The conference also included presentations from beneficiaries who shared individual stories of empowerment, respect and gender equality outcomes from the program that are hard to capture in broad, data-driven analyses. Program administrators and social auditors presented their state-level experiences, successes and challenges liaising between beneficiaries and government institutions, including ideas for moving forward with NREGA on state-specific strengths. The conference closed with a synthesis of perspective on NREGA’s achievements and shortcomings.

Looking forward, many participants — including NREGA’s own architects and implementers — agreed that much more had been accomplished since inception than the program is often given credit for, although there is still much to be done.

Written by Anil K. Bhargava, University of California, Davis and David J. Spielman, IFPRI

Innovations That Will Give Small Farmers Advantage in India’s Risk-Prone Ecologies

Posted on News - Homepage, News & Announcements, May 20, 2014

IMG_3943Picture a rice farmer taking soil samples with a handheld meter to gauge nutrient and moisture needs, calibrating planting along plot contours with GPS-guided tools, placing rice in precise rows using a mechanical transplanter, and doing this with the backing of reliable, customized financing.

Although it seems far-fetched, this future could be nearer than we imagine and it was the focus at a roundtable on “Sustainable Intensification in South Asia’s Cereal Systems: Investment Strategies for Productivity Growth, Resource Conservation, and Climate Risk Management” held on May 19 in New Delhi.

The roundtable brought together 20 of India’s leading firms and entrepreneurs in the agriculture sector: ITC, John Deere, Mahyco, and Claro Energy Systems, to name but a few. Their objective was to explore solutions—innovative products, services, and business models—for India’s risk-prone ecologies. These are the ecologies concentrated in India’s underserved but emerging agricultural markets in Bihar, eastern Uttar Pradesh, and Odisha. In these places, farmers were passed over by the Green Revolution and still struggle with acute weather and price risk.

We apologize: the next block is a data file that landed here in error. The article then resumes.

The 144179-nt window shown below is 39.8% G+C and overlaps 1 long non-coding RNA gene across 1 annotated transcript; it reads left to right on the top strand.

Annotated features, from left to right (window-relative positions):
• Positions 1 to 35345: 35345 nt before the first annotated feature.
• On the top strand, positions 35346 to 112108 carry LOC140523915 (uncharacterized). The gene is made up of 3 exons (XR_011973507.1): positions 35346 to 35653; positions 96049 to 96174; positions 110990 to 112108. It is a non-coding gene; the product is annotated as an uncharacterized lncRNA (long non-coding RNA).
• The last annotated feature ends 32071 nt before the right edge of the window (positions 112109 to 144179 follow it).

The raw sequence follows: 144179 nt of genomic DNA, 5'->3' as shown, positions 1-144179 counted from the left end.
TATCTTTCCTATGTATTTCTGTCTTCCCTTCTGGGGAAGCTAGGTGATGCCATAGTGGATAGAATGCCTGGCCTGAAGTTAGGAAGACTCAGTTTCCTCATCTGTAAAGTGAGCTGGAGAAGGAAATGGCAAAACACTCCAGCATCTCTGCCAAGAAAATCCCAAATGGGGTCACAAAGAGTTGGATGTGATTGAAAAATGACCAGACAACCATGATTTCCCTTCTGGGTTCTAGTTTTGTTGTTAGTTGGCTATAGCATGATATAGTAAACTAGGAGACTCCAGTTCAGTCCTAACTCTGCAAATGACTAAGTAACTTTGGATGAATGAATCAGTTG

Read the full article here.

Intercropping Takes Root in Southern Bangladesh

Posted on News & Announcements, May 8, 2014

Farmers of Jessore Sadar Upazila in Bangladesh are adopting intercrop cultivation — beneficial for crop yields and helps bring extra money for farmers during the lean period of cultivation. Peas, introduced in this dry season by CSISA-MI, are now cultivated along with maize by many farmers in the Upazila. The price of the produce is good and the farmers are able to cover their cultivation cost with that extra income ahead of harvesting the main crop, maize. By growing two or more crops in proximity, intercropping helps to produce a greater yield on a parcel of land by making good use of resources that would otherwise not be utilized by a single crop. Strategies vary depending on soil, climate, crops and varieties. Peas and maize are a particularly good combination as they don’t compete with each other for sunlight, nutrients or space. Until now, farmers like 55 year-old Abder Ali Biswas of Gobila village cultivated rice only. This dry season, with support from CSISA-MI, he is growing maize intercropped with peas on 0.15 hectares of land. “Next season we’ll have intercrop in 1.34 hectares of land,” said Jasim, son of farmer Biswas.abder ali Maize, which is comparatively a new crop in the area, is more profitable than rice and gives more yield per hectare. Intercropping further increases income and decreases the cost of cultivation. Biswas harvested 560 kilograms of peas per hectare this January and sold them at more than 60 percent of his total cultivation cost. As Biswas is making a secure income and his farming has become more cost-effective, his son Jasim is insisting him to use more agricultural technologies advocated by CSISA-MI for better profits.

New Rice Planting Technique Scores a Hit among Tribal Farmers in Odisha

Posted on India-news, News - Homepage, News & Announcements, May 7, 2014

In 2013, CSISA partnered with the Department of Agriculture (DoA) of Odisha state to introduce mechanical transplanting of rice and community mat nursery production in tribal areas of the state. The pilot’s success has spread enthusiasm in the community for these technologies and could help to alleviate constraints associated with labor availability, labor costs and the costs of rice production.IMG_8832